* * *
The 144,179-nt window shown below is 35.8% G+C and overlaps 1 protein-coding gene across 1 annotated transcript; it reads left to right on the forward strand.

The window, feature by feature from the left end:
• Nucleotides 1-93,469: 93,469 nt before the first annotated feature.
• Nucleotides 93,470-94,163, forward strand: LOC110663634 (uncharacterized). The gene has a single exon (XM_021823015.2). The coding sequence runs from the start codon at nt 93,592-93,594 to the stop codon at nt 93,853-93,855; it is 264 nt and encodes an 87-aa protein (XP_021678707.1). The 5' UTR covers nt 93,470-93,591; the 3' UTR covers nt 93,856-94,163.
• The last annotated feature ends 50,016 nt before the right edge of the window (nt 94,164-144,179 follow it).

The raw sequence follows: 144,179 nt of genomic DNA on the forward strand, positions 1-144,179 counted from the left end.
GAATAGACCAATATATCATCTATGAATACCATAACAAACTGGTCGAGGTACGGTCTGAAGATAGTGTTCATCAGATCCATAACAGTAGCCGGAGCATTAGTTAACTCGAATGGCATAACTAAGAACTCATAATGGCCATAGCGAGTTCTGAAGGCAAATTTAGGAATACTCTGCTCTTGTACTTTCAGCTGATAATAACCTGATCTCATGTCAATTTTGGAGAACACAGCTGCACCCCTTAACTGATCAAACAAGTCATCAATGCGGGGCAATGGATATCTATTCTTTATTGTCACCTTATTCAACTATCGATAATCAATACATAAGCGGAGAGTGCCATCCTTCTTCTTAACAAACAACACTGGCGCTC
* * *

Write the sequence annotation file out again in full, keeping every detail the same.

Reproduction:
The 144,179-nt window shown below is 35.8% G+C and overlaps 1 protein-coding gene across 1 annotated transcript; it reads left to right on the forward strand.

The window, feature by feature from the left end:
• Nucleotides 1-93,469: 93,469 nt before the first annotated feature.
• Nucleotides 93,470-94,163, forward strand: LOC110663634 (uncharacterized). The gene has a single exon (XM_021823015.2). The coding sequence runs from the start codon at nt 93,592-93,594 to the stop codon at nt 93,853-93,855; it is 264 nt and encodes an 87-aa protein (XP_021678707.1). The 5' UTR covers nt 93,470-93,591; the 3' UTR covers nt 93,856-94,163.
• The last annotated feature ends 50,016 nt before the right edge of the window (nt 94,164-144,179 follow it).

The raw sequence follows: 144,179 nt of genomic DNA on the forward strand, positions 1-144,179 counted from the left end.
GAATAGACCAATATATCATCTATGAATACCATAACAAACTGGTCGAGGTACGGTCTGAAGATAGTGTTCATCAGATCCATAACAGTAGCCGGAGCATTAGTTAACTCGAATGGCATAACTAAGAACTCATAATGGCCATAGCGAGTTCTGAAGGCAAATTTAGGAATACTCTGCTCTTGTACTTTCAGCTGATAATAACCTGATCTCATGTCAATTTTGGAGAACACAGCTGCACCCCTTAACTGATCAAACAAGTCATCAATGCGGGGCAATGGATATCTATTCTTTATTGTCACCTTATTCAACTATCGATAATCAATACATAAGCGGAGAGTGCCATCCTTCTTCTTAACAAACAACACTGGCGCTC